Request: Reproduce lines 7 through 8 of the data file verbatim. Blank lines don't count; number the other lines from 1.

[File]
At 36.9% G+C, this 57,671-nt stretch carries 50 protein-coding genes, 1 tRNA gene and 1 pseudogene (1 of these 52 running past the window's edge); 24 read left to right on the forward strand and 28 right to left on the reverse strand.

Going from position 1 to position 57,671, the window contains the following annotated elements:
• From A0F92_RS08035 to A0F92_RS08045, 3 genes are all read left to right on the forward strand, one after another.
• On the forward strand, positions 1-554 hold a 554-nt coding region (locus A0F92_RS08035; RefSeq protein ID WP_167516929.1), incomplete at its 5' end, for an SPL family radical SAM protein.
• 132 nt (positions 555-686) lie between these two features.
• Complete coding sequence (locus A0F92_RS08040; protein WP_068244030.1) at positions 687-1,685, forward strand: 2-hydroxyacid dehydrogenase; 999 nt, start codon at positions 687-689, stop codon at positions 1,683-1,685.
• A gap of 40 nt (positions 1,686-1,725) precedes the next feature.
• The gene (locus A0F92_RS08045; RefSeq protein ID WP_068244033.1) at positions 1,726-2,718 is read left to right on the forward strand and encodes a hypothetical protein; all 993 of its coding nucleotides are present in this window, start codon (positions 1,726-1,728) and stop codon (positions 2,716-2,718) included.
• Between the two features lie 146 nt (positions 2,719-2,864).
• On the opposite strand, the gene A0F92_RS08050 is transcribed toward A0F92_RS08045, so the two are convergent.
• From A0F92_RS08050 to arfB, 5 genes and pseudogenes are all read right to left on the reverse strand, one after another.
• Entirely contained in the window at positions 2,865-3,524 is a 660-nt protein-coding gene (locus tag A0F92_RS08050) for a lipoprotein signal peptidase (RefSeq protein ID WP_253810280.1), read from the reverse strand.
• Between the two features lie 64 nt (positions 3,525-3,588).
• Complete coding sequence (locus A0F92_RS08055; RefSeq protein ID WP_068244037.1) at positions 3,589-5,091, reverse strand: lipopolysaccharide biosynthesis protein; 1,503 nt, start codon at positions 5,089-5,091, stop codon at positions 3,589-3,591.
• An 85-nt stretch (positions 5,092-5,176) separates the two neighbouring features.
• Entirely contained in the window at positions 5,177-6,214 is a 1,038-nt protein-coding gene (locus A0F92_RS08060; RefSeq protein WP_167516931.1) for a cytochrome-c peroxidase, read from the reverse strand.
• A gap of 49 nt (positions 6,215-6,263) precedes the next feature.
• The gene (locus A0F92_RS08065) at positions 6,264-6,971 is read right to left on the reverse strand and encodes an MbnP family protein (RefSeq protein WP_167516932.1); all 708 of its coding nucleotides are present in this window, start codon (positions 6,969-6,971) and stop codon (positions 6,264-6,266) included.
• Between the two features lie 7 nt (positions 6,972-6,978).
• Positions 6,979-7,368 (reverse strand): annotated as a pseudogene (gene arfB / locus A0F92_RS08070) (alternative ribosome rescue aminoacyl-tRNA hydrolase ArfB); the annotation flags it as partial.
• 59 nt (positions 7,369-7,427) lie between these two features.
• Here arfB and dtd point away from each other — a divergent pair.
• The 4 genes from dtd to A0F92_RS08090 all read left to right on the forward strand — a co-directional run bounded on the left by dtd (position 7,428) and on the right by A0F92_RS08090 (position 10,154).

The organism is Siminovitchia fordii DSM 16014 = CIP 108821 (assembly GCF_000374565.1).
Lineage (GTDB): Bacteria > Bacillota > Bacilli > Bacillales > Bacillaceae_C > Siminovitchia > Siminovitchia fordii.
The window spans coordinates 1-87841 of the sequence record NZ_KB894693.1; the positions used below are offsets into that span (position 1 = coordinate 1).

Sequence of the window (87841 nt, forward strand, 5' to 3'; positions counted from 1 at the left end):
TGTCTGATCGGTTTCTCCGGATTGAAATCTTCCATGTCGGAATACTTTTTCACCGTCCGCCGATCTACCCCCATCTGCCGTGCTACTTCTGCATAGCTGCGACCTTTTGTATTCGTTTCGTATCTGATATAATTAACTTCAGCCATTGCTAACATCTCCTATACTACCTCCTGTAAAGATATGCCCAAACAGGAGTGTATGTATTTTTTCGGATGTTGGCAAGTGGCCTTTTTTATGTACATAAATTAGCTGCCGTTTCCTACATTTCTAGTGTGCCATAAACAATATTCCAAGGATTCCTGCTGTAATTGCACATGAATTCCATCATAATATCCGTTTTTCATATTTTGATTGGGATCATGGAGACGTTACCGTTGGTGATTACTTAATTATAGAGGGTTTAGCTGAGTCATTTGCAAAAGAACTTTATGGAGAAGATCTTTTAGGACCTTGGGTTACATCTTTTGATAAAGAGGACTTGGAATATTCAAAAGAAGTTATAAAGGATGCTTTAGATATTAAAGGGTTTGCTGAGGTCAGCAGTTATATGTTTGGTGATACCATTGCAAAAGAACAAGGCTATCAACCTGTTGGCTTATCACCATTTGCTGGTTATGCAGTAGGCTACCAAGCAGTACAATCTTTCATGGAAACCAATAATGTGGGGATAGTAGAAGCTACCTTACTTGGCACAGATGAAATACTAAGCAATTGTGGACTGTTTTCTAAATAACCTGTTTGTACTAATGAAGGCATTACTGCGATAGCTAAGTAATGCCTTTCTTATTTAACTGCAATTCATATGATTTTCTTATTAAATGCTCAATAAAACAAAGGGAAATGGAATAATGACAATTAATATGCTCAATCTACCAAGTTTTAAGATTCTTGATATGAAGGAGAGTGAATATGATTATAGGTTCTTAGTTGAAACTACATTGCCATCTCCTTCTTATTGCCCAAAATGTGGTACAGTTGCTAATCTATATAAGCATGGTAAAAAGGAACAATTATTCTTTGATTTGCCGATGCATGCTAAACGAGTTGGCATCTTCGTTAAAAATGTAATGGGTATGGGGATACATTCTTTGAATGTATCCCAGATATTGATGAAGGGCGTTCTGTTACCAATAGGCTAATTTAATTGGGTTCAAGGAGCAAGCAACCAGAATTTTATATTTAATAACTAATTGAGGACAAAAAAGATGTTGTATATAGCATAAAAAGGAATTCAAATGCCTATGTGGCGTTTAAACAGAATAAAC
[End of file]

• A gap of 40 nt (positions 1,686-1,725) precedes the next feature.
• The gene (locus A0F92_RS08045; RefSeq protein ID WP_068244033.1) at positions 1,726-2,718 is read left to right on the forward strand and encodes a hypothetical protein; all 993 of its coding nucleotides are present in this window, start codon (positions 1,726-1,728) and stop codon (positions 2,716-2,718) included.